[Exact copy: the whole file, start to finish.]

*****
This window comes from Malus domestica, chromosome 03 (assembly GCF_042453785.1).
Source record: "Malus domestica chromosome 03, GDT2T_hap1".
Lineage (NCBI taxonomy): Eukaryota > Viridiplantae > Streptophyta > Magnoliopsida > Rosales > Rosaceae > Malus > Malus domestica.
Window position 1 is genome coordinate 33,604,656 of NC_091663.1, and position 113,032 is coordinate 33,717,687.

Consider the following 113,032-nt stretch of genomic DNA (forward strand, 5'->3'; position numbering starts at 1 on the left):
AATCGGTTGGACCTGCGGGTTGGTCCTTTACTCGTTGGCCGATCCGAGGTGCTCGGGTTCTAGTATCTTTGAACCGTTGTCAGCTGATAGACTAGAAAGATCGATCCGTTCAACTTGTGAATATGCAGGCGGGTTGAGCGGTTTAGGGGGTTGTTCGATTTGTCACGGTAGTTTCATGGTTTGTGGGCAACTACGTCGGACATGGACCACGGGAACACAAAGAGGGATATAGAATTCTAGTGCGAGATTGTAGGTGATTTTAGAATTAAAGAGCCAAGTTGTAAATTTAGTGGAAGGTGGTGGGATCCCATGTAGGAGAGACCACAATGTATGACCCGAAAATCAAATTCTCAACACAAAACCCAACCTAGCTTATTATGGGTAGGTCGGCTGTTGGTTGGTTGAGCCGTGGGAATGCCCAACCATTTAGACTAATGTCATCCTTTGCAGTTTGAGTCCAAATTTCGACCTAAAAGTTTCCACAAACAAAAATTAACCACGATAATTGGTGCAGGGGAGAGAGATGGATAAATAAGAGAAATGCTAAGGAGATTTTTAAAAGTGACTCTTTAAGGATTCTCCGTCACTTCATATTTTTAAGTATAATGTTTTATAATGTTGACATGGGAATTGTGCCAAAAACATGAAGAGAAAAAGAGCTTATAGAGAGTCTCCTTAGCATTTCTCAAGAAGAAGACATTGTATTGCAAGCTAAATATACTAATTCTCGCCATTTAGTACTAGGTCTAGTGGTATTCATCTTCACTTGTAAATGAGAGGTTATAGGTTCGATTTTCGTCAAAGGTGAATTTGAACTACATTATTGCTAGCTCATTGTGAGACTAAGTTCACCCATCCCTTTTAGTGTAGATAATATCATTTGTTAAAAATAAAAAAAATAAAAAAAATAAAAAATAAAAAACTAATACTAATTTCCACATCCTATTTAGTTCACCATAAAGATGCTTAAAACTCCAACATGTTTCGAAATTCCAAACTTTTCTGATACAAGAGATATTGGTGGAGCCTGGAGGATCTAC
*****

This window comes from Malus domestica, chromosome 03 (assembly GCF_042453785.1).
Source record: "Malus domestica chromosome 03, GDT2T_hap1".
Lineage (NCBI taxonomy): Eukaryota > Viridiplantae > Streptophyta > Magnoliopsida > Rosales > Rosaceae > Malus > Malus domestica.
Window position 1 is genome coordinate 33,604,656 of NC_091663.1, and position 113,032 is coordinate 33,717,687.

Consider the following 113,032-nt stretch of genomic DNA (forward strand, 5'->3'; position numbering starts at 1 on the left):
AATCGGTTGGACCTGCGGGTTGGTCCTTTACTCGTTGGCCGATCCGAGGTGCTCGGGTTCTAGTATCTTTGAACCGTTGTCAGCTGATAGACTAGAAAGATCGATCCGTTCAACTTGTGAATATGCAGGCGGGTTGAGCGGTTTAGGGGGTTGTTCGATTTGTCACGGTAGTTTCATGGTTTGTGGGCAACTACGTCGGACATGGACCACGGGAACACAAAGAGGGATATAGAATTCTAGTGCGAGATTGTAGGTGATTTTAGAATTAAAGAGCCAAGTTGTAAATTTAGTGGAAGGTGGTGGGATCCCATGTAGGAGAGACCACAATGTATGACCCGAAAATCAAATTCTCAACACAAAACCCAACCTAGCTTATTATGGGTAGGTCGGCTGTTGGTTGGTTGAGCCGTGGGAATGCCCAACCATTTAGACTAATGTCATCCTTTGCAGTTTGAGTCCAAATTTCGACCTAAAAGTTTCCACAAACAAAAATTAACCACGATAATTGGTGCAGGGGAGAGAGATGGATAAATAAGAGAAATGCTAAGGAGATTTTTAAAAGTGACTCTTTAAGGATTCTCCGTCACTTCATATTTTTAAGTATAATGTTTTATAATGTTGACATGGGAATTGTGCCAAAAACATGAAGAGAAAAAGAGCTTATAGAGAGTCTCCTTAGCATTTCTCAAGAAGAAGACATTGTATTGCAAGCTAAATATACTAATTCTCGCCATTTAGTACTAGGTCTAGTGGTATTCATCTTCACTTGTAAATGAGAGGTTATAGGTTCGATTTTCGTCAAAGGTGAATTTGAACTACATTATTGCTAGCTCATTGTGAGACTAAGTTCACCCATCCCTTTTAGTGTAGATAATATCATTTGTTAAAAATAAAAAAAATAAAAAAAATAAAAAATAAAAAACTAATACTAATTTCCACATCCTATTTAGTTCACCATAAAGATGCTTAAAACTCCAACATGTTTCGAAATTCCAAACTTTTCTGATACAAGAGATATTGGTGGAGCCTGGAGGATCTAC